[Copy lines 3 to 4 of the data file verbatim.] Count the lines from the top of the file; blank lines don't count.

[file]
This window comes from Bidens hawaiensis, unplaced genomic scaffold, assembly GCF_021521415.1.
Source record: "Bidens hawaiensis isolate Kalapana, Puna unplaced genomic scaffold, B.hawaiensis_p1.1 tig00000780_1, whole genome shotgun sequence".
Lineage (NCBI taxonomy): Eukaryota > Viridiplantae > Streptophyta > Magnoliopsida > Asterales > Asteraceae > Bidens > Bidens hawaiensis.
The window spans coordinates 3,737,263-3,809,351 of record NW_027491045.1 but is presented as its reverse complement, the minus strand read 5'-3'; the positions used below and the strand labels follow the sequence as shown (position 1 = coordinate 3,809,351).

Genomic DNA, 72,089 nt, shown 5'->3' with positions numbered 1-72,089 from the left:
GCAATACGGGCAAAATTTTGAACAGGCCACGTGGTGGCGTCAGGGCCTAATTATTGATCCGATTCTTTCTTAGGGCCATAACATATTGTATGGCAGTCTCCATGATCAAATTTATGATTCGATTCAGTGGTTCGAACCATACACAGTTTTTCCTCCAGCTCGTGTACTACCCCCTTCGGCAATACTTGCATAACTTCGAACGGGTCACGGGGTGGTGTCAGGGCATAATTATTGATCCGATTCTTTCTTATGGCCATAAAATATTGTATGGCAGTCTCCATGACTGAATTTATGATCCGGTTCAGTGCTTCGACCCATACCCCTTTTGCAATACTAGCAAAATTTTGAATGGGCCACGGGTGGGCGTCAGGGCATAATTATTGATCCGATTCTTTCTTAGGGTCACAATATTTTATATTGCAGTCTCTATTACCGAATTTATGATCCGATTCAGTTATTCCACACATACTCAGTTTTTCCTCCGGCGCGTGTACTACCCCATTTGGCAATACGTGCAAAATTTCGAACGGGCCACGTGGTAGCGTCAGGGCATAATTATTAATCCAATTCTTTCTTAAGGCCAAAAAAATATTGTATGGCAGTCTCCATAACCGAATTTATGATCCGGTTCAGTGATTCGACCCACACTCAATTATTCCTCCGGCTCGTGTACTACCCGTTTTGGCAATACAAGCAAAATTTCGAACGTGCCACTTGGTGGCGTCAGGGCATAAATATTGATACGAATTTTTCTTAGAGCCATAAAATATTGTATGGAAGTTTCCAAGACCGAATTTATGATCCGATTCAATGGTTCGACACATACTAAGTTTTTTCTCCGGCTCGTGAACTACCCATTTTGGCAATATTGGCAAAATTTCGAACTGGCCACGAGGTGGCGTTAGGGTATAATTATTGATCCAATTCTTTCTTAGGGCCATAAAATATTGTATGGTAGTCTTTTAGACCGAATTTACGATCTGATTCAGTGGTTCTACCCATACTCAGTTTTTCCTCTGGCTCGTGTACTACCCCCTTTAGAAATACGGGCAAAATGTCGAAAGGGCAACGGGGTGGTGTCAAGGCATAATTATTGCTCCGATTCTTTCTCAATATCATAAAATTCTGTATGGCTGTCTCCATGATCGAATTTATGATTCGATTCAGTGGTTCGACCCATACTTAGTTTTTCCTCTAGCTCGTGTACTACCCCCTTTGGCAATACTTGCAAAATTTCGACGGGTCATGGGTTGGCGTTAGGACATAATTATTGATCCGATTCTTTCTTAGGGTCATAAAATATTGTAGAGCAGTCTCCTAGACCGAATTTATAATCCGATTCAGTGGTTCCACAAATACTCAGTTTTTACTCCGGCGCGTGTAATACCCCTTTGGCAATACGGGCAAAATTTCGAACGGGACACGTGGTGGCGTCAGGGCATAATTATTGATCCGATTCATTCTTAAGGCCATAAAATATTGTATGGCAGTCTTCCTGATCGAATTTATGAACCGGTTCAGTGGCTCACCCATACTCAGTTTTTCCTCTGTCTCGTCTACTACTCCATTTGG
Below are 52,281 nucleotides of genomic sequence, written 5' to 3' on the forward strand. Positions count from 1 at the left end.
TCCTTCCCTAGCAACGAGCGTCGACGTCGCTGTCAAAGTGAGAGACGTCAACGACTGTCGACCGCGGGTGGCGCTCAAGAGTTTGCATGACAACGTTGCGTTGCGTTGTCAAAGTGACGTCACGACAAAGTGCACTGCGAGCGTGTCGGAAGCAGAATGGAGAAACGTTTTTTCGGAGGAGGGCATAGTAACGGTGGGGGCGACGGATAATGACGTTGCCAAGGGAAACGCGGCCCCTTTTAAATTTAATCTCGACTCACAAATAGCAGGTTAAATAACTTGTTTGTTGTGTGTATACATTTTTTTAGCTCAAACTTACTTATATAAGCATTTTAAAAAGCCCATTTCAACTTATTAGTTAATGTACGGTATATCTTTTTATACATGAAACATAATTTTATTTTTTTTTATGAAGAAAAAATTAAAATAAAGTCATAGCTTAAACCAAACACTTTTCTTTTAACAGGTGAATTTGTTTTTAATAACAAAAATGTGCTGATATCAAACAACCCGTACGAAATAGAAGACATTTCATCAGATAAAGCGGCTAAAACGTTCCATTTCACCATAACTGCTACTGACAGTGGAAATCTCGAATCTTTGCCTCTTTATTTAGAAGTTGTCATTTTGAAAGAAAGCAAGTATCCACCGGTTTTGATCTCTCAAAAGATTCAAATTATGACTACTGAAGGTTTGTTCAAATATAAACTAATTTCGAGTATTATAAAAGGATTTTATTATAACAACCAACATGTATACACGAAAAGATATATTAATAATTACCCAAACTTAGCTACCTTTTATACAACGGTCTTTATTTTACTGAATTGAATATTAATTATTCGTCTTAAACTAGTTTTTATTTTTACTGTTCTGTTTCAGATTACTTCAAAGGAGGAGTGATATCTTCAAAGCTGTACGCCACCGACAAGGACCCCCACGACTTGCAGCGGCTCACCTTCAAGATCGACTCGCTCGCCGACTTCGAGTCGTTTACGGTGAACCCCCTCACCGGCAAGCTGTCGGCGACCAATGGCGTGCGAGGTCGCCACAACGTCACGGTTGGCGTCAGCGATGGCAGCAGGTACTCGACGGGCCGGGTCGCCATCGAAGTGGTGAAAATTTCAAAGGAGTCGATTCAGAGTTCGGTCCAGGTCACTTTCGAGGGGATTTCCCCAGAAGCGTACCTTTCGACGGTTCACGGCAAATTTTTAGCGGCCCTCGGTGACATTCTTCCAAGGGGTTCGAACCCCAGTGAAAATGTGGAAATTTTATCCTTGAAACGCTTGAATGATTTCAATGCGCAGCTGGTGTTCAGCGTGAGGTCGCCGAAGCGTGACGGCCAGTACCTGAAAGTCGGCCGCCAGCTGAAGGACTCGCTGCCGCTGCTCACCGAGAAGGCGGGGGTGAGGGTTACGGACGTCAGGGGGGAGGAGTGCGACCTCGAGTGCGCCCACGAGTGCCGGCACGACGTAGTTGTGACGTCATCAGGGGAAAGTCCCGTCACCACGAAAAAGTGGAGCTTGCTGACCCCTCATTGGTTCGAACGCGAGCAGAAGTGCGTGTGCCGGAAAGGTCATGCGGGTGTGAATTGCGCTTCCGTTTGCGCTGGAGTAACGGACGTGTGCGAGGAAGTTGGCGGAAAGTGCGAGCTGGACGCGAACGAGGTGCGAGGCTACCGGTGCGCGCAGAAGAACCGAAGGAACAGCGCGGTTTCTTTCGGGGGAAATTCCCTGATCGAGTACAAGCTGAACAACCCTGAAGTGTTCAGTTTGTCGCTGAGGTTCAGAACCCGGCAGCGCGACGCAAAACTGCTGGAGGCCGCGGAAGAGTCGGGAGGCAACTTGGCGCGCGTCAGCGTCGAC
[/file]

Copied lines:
Lineage (NCBI taxonomy): Eukaryota > Viridiplantae > Streptophyta > Magnoliopsida > Asterales > Asteraceae > Bidens > Bidens hawaiensis.
The window spans coordinates 3,737,263-3,809,351 of record NW_027491045.1 but is presented as its reverse complement, the minus strand read 5'-3'; the positions used below and the strand labels follow the sequence as shown (position 1 = coordinate 3,809,351).